Study of gas exchange in insects by sensitive laser photoacoustic spectroscopy
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SourceInstrumentation Science Technology, 34, 1-2, (2006), pp. 85-97
Article / Letter to editor
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Molecular and Laser Physics
Instrumentation Science Technology
SubjectMolecular and Laser Physics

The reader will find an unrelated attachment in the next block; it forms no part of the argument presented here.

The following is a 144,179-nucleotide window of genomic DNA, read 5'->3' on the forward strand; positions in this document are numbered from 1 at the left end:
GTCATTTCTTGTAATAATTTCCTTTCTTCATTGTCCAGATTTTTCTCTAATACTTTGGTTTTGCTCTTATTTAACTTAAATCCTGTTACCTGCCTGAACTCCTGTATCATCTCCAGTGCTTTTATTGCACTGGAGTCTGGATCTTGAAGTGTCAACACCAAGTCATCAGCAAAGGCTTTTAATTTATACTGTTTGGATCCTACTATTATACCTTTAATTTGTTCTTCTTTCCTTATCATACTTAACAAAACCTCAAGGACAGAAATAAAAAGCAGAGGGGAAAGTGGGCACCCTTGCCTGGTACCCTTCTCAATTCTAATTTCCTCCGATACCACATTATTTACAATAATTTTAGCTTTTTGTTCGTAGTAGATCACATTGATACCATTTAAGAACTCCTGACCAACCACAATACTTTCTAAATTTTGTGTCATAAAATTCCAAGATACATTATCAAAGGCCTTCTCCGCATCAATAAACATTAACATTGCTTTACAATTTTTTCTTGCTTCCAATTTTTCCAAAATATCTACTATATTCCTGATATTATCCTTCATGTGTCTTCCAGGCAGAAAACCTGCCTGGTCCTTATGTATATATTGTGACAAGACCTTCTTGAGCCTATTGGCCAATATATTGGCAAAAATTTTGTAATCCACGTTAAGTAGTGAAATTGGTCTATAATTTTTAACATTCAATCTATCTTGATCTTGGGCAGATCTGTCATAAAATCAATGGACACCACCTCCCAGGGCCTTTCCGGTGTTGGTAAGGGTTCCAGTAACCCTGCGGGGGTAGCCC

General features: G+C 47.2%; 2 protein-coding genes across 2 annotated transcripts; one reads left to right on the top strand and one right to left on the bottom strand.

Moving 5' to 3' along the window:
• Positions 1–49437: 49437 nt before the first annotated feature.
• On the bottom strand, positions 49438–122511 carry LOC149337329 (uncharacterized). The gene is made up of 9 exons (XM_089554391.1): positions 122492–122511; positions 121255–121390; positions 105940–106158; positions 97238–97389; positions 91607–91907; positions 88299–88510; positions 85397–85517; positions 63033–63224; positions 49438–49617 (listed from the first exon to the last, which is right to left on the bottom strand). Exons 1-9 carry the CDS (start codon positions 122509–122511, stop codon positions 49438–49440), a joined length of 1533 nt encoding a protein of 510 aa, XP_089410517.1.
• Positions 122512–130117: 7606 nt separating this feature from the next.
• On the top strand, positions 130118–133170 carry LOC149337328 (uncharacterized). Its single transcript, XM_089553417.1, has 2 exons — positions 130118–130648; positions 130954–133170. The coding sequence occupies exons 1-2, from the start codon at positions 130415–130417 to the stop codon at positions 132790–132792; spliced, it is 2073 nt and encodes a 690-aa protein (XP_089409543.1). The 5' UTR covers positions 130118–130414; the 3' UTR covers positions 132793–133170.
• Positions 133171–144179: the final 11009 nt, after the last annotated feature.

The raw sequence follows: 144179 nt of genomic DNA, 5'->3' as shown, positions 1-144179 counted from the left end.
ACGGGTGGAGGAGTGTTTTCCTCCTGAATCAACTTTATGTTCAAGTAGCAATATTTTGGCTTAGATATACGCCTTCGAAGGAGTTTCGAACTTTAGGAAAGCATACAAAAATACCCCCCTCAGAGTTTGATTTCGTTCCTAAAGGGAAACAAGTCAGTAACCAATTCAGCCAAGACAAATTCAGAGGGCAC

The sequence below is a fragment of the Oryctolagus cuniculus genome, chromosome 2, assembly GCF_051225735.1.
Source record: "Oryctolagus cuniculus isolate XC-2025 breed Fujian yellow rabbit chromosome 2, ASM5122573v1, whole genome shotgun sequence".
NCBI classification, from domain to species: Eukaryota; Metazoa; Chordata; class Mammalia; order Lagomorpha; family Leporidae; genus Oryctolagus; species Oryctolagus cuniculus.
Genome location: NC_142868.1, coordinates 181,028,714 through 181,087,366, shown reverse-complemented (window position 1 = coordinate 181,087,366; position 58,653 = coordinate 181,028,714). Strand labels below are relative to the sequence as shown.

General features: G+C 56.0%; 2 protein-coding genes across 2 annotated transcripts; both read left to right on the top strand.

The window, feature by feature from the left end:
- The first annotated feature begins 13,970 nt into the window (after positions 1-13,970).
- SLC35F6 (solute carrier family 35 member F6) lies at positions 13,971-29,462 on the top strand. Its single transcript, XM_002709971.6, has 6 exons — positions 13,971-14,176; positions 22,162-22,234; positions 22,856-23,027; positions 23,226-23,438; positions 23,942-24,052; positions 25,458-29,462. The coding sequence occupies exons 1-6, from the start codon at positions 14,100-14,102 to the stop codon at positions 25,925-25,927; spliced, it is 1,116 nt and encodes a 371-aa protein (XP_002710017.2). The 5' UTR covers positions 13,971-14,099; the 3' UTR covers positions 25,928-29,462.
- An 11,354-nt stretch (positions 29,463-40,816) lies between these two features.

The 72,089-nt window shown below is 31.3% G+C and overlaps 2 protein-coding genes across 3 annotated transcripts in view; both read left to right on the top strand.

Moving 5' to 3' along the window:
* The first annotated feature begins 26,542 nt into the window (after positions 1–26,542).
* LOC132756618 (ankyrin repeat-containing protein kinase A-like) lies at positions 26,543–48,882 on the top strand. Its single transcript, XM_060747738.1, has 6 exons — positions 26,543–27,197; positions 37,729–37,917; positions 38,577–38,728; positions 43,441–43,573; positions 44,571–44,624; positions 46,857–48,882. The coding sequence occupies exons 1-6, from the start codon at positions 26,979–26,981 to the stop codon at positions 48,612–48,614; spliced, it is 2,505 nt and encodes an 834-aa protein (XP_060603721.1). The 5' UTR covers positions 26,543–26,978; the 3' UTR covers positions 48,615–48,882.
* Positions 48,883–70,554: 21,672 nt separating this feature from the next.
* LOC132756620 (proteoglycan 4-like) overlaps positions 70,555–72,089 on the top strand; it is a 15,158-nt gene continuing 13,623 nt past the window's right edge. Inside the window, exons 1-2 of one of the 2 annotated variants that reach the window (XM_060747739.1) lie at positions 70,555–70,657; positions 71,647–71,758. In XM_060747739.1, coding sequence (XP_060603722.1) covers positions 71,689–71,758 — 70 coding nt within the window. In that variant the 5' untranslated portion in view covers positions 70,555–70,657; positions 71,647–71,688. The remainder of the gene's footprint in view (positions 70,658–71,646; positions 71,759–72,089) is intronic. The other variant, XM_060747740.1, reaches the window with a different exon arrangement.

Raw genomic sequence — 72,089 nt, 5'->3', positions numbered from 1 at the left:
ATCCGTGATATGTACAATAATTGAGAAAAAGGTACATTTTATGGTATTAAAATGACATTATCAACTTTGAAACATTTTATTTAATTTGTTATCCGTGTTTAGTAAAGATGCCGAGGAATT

Although quantifying gas exchange in small insect species is of great biological interest, the progress in this field of research is hampered by the inability of most gas detectors to monitor the low emission rates from these insects. Recently, laser based photoacoustic spectroscopy (LPAS) has emerged as a highly sensitive technique that allows gases to be detected at sub-ppb level. In this work, LPAS was used to study gas exchange in two different insect species. Firstly, loss of water by the minute Western Flower thrips (Frankliniella occidentalis , average weight 50 mu g) was recorded by means of CO-laser PAS. Water loss by a single thrips could be on-line recorded with a practical detection limit of 30 ppb. Insects released H2O in rather regular patterns, possibly due to discontinuous respiration. These data represent on-line H2O loss recordings of the smallest insects measured hitherto. In a second experiment, the inert tracer gas SF6 was used to determine the tracheal volume of Attacus atlas pupae. Insects were loaded with SF6 and subsequent release of this gas was monitored using CO2-laser PAS. Based on the amount of released SF6 , one has determined the tracheal volume of Attacus atlas pupae. The value obtained (170 +/- 53 mu L/g) is in good correspondence with data obtained by other techniques. In addition, with this technique, respiration patterns can be recorded; the results show a good correspondence with the simultaneous recordings of CO2 release using a commercial CO2 analyser.
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